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DIY Nitrox Analyzer (Arduino based)

Discussion in 'Making your own Gear' started by Pao, Apr 12, 2019.

  1. Pao

    Pao Manta Ray

    # of Dives: 200 - 499
    Location: Manila, Philippines
    973
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    Here is an Arduino based Nitrox anlyzer I recently made. It uses an Arduino Nano, an ADS1115 ADC, and a 0.96" I2C OLED display. It uses the PSR-11-39-JD sensor from DGX. This is loosely based on this one: Arduino oled nitrox analyzer - Eunjae Im. But the code was too complex for me, so I decided to write my own simpler code and display the actual sensor reading in mV as a final check (because I am obsessive about knowing what lies under the hood) .

    It auto calibrates at startup and has on-demand calibration via a push-button. I decided not to store calibration values after power off as a safety precaution. It has gone through several iterations and ended up with the sensor and sampler built-in but with an external port. It is powered by an 18650 cell which can be charged via a micro USB port. It uses ~25 mA at full draw.

    Included in the pics is one with an external sensor input only and powered by 2 AA batteries and a 5V boost converter and another one using a hacked PM128 panel meter (Oxycheq El Cheapo clone).
    001.jpg 002.jpg 003.jpg 004.jpg 005.jpg
     
  2. Pao

    Pao Manta Ray

    # of Dives: 200 - 499
    Location: Manila, Philippines
    973
    200
    43
  3. michael-fisch

    michael-fisch Barracuda

    # of Dives: 2,500 - 4,999
    Location: Germany
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    Nice work, and I think that you did a good job.

    But, what is the advantage over a 3.5 digit DMM circuit with a 10 turn pot, battery and sensor?

    Michael
     
    Pao likes this.
  4. Pao

    Pao Manta Ray

    # of Dives: 200 - 499
    Location: Manila, Philippines
    973
    200
    43
    The main advantage is auto and 1 button calibration, no more fiddling with a knob. Other advantages are the readability of the OLED in bright light and USB charging. You can also roughly gauge the remaining sensor life at it directly displays the cell voltage. Components are also off the shelf and easy to replace/troubleshoot (I did a fair bit of that).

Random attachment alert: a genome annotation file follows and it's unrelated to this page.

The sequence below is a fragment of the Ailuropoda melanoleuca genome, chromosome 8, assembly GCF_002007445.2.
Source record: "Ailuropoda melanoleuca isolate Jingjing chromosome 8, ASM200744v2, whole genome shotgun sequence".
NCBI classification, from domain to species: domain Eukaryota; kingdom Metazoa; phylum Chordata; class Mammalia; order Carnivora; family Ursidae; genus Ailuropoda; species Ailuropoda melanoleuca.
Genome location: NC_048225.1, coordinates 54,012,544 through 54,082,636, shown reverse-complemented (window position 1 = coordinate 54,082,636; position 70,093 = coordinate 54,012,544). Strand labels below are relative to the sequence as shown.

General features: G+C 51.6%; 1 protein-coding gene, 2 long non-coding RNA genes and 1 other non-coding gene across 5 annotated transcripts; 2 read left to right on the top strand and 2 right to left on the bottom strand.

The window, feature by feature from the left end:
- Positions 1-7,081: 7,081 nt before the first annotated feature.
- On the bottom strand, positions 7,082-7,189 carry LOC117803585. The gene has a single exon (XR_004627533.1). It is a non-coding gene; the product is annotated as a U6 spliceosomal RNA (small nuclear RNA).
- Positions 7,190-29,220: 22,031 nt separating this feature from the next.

michael-fisch likes this.
  5. stepfen

    stepfen Barracuda

    # of Dives: 100 - 199
    Location: Greece
    377
    168
    43
    Very nice. Have you thought/seen anything including CO measurement?
     
    Coztick likes this.
  6. Pao

    Pao Manta Ray

    # of Dives: 200 - 499
    Location: Manila, Philippines
    973
    200
    43
    Now that is an idea. There is an actual CO sensor called an MQ7. It can be my next project. :-D
     
    undrwater and Coztick like this.
  7. Pao

    Pao Manta Ray

    # of Dives: 200 - 499
    Location: Manila, Philippines
    973
    200
    43
    It was meant for use at room temp at 1 atmosphere, has an internal heater and needs bump gas to calibrate. It is slow and not really meant to be portable. :-(
     
  8. stepfen

    stepfen Barracuda

    # of Dives: 100 - 199
    Location: Greece
    377
    168
    43
    And I've heard cheap ones are not sensitive enough for us, as they need to be able to measure down to ppm (parts per million)
     
    Pao likes this.
  9. stepfen

    stepfen Barracuda

    # of Dives: 100 - 199
    Location: Greece
    377
    168
    43
    It would be a great project though...
     
    Pao likes this.
  10. JMBL

    JMBL Solo Diver

    # of Dives: 500 - 999
    Location: France
    376
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    Nice project and thanks for sharing. What about the next step ? A trimix/oxy analyser, for example ? :wink: Seen one done, arduino based, on a French forum.
     
    The Chairman and Pao like this.

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